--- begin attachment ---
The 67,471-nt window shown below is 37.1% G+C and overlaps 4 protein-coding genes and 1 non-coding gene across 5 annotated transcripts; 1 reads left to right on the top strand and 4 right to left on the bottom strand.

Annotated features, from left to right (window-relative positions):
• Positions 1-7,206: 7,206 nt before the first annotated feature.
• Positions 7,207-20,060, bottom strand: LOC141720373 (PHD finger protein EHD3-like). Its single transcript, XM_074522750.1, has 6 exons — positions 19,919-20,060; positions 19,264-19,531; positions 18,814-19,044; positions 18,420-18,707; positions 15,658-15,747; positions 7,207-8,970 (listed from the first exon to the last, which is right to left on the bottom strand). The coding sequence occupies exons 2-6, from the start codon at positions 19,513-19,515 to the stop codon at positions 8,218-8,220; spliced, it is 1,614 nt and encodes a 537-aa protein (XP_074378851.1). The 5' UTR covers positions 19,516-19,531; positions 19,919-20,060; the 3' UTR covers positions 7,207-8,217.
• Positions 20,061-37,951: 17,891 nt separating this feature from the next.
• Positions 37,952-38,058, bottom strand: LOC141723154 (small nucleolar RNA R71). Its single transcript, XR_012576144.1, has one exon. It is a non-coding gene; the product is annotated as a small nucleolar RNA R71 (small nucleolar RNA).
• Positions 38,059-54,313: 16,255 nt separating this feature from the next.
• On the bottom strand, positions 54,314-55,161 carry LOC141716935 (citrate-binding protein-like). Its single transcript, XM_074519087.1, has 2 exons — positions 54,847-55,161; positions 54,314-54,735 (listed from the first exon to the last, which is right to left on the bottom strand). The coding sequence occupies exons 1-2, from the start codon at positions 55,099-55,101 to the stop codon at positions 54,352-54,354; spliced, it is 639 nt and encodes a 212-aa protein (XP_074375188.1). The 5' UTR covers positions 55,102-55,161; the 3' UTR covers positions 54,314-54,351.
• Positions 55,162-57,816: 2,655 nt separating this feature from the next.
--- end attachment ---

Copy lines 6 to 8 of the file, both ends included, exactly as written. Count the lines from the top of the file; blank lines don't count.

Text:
• Positions 37,952-38,058, bottom strand: LOC141723154 (small nucleolar RNA R71). Its single transcript, XR_012576144.1, has one exon. It is a non-coding gene; the product is annotated as a small nucleolar RNA R71 (small nucleolar RNA).
• Positions 38,059-54,313: 16,255 nt separating this feature from the next.
• On the bottom strand, positions 54,314-55,161 carry LOC141716935 (citrate-binding protein-like). Its single transcript, XM_074519087.1, has 2 exons — positions 54,847-55,161; positions 54,314-54,735 (listed from the first exon to the last, which is right to left on the bottom strand). The coding sequence occupies exons 1-2, from the start codon at positions 55,099-55,101 to the stop codon at positions 54,352-54,354; spliced, it is 639 nt and encodes a 212-aa protein (XP_074375188.1). The 5' UTR covers positions 55,102-55,161; the 3' UTR covers positions 54,314-54,351.